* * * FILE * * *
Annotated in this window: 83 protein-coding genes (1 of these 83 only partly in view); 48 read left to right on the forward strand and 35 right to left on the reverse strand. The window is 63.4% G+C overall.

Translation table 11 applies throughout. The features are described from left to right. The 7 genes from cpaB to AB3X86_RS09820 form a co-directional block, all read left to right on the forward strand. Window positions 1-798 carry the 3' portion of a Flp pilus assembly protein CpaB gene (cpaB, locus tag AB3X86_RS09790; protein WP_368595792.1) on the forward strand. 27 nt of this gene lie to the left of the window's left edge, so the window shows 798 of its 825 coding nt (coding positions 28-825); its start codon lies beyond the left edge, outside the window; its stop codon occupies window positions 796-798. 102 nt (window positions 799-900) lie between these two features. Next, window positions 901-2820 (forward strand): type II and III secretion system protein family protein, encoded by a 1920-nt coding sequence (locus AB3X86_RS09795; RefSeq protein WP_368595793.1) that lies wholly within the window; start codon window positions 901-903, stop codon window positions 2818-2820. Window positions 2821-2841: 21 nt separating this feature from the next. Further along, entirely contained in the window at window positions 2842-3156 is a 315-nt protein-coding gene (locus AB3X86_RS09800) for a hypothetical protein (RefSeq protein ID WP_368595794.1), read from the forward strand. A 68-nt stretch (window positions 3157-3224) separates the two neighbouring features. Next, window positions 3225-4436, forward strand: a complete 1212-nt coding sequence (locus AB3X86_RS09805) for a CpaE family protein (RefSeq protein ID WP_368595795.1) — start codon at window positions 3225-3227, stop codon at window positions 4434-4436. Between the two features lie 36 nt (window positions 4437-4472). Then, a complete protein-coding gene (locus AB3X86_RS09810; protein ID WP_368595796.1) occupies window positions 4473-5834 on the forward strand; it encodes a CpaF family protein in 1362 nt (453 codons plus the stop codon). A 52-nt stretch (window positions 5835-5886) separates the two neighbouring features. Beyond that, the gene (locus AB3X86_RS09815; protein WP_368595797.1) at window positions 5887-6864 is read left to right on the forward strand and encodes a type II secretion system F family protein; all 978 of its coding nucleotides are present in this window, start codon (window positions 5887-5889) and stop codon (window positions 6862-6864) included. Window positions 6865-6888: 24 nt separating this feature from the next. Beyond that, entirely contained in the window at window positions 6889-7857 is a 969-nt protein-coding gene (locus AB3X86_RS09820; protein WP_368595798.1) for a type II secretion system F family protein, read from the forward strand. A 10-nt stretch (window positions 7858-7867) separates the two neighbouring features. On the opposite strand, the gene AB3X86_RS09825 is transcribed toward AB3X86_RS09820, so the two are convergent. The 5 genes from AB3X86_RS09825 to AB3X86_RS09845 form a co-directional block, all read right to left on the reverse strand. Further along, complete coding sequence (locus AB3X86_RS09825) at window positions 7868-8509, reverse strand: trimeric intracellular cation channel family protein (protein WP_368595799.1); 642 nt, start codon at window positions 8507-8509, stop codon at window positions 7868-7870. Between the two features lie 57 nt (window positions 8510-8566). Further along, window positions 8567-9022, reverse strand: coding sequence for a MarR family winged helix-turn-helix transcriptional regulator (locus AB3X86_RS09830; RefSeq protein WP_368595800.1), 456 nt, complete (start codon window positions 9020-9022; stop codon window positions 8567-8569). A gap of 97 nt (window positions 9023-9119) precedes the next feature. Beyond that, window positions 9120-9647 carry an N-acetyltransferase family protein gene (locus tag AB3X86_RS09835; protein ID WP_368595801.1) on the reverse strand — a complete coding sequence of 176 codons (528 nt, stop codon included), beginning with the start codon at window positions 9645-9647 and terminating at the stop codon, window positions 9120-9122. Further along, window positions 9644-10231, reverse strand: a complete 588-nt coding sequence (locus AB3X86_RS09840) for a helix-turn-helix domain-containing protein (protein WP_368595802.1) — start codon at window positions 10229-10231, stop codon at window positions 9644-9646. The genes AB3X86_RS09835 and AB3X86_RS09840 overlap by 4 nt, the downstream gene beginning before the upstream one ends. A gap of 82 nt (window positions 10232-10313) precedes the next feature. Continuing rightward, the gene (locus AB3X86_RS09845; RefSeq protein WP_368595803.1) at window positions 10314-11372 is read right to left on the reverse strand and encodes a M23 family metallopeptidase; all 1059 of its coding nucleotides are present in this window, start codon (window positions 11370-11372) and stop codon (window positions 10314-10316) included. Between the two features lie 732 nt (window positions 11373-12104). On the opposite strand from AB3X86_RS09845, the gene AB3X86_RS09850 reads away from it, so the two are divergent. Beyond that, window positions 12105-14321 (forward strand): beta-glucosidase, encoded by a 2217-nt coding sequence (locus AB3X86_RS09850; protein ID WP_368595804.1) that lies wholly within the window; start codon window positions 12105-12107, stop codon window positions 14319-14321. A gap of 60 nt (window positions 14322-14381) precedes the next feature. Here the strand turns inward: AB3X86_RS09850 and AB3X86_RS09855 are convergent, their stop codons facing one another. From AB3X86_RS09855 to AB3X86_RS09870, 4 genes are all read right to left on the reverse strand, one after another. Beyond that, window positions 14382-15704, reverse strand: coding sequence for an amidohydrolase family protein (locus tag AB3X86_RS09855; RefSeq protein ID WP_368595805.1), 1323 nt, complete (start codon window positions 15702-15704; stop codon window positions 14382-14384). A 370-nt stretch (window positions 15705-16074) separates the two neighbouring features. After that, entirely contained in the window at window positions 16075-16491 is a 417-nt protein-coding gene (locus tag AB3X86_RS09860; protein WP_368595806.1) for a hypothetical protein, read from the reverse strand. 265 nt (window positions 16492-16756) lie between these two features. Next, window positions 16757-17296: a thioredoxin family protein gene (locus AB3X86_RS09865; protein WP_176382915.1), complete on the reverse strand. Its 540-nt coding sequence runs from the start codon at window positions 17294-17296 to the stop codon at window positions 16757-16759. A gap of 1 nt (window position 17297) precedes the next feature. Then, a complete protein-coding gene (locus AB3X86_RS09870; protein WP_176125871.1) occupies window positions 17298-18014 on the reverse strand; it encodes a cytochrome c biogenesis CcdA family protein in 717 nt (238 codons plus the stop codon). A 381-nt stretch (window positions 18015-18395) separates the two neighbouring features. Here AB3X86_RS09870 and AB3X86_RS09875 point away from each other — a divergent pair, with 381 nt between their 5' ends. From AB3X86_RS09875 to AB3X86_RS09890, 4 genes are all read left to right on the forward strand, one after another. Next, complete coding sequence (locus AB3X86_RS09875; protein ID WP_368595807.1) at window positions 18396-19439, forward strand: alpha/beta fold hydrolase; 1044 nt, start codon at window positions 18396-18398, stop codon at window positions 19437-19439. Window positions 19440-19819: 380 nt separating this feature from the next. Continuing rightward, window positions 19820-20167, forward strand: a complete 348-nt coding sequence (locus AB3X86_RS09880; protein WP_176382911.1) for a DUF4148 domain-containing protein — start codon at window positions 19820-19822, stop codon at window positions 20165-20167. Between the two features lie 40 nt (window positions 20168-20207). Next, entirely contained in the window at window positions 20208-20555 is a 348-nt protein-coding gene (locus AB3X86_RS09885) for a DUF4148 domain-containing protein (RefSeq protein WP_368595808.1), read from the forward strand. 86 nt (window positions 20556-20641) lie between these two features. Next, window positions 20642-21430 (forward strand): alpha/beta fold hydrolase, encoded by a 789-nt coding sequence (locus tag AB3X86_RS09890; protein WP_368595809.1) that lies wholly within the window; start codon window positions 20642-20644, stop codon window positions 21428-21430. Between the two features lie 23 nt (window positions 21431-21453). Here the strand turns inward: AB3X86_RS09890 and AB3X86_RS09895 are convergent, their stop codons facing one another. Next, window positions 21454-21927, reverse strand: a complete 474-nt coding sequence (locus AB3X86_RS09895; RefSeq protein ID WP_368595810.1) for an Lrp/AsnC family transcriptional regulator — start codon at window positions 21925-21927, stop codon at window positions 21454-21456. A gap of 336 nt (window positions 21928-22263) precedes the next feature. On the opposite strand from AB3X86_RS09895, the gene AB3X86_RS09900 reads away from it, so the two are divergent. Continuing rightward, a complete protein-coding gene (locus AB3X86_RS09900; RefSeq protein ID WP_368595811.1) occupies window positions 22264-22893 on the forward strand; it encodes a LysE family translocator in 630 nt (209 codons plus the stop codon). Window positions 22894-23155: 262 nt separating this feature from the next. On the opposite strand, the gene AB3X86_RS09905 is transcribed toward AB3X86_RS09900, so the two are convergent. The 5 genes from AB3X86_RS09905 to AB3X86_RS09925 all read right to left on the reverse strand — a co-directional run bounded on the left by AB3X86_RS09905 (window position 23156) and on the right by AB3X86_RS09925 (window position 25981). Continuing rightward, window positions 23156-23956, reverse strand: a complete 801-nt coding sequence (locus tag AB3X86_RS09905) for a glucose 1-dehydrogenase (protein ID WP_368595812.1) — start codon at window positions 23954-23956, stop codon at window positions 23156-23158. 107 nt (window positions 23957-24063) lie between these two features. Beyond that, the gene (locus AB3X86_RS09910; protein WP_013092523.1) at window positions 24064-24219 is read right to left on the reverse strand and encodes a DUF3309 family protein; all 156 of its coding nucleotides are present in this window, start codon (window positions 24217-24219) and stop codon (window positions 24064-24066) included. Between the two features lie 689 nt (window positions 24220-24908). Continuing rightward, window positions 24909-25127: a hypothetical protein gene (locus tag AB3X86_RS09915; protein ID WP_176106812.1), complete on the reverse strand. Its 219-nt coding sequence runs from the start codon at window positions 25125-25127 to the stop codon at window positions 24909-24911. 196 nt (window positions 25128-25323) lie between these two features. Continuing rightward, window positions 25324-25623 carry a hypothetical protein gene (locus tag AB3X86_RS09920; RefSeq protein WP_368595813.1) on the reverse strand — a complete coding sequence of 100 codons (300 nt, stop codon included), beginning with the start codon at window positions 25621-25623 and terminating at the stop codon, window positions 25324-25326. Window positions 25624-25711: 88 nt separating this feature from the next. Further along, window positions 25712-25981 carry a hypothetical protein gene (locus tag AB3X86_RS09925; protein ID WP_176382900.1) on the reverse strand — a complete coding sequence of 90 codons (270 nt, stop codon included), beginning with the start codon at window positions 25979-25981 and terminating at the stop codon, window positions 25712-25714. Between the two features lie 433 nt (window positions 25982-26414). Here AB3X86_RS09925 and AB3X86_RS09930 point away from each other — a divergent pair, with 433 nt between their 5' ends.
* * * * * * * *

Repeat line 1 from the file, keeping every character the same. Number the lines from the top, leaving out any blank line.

Annotated in this window: 83 protein-coding genes (1 of these 83 only partly in view); 48 read left to right on the forward strand and 35 right to left on the reverse strand. The window is 63.4% G+C overall.